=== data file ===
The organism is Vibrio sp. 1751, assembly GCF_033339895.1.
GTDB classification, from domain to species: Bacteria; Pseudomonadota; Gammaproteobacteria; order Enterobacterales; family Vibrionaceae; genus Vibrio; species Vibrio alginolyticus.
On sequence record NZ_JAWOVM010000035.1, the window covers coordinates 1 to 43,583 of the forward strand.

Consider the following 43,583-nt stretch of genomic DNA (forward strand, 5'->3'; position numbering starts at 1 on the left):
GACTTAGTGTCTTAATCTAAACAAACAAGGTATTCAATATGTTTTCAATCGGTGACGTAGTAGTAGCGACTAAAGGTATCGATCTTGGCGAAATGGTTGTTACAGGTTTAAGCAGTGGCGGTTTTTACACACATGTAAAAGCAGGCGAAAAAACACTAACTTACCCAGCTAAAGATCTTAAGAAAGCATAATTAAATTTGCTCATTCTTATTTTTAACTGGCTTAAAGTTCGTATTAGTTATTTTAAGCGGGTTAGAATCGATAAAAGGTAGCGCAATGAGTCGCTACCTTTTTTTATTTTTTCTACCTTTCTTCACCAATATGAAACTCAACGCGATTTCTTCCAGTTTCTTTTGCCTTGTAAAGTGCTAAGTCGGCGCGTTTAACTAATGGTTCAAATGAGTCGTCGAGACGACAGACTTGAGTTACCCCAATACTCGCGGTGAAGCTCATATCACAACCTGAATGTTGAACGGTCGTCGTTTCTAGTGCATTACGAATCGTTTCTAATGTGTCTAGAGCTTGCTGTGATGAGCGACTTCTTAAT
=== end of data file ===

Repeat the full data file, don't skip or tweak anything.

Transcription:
The organism is Vibrio sp. 1751, assembly GCF_033339895.1.
GTDB classification, from domain to species: Bacteria; Pseudomonadota; Gammaproteobacteria; order Enterobacterales; family Vibrionaceae; genus Vibrio; species Vibrio alginolyticus.
On sequence record NZ_JAWOVM010000035.1, the window covers coordinates 1 to 43,583 of the forward strand.

Consider the following 43,583-nt stretch of genomic DNA (forward strand, 5'->3'; position numbering starts at 1 on the left):
GACTTAGTGTCTTAATCTAAACAAACAAGGTATTCAATATGTTTTCAATCGGTGACGTAGTAGTAGCGACTAAAGGTATCGATCTTGGCGAAATGGTTGTTACAGGTTTAAGCAGTGGCGGTTTTTACACACATGTAAAAGCAGGCGAAAAAACACTAACTTACCCAGCTAAAGATCTTAAGAAAGCATAATTAAATTTGCTCATTCTTATTTTTAACTGGCTTAAAGTTCGTATTAGTTATTTTAAGCGGGTTAGAATCGATAAAAGGTAGCGCAATGAGTCGCTACCTTTTTTTATTTTTTCTACCTTTCTTCACCAATATGAAACTCAACGCGATTTCTTCCAGTTTCTTTTGCCTTGTAAAGTGCTAAGTCGGCGCGTTTAACTAATGGTTCAAATGAGTCGTCGAGACGACAGACTTGAGTTACCCCAATACTCGCGGTGAAGCTCATATCACAACCTGAATGTTGAACGGTCGTCGTTTCTAGTGCATTACGAATCGTTTCTAATGTGTCTAGAGCTTGCTGTGATGAGCGACTTCTTAAT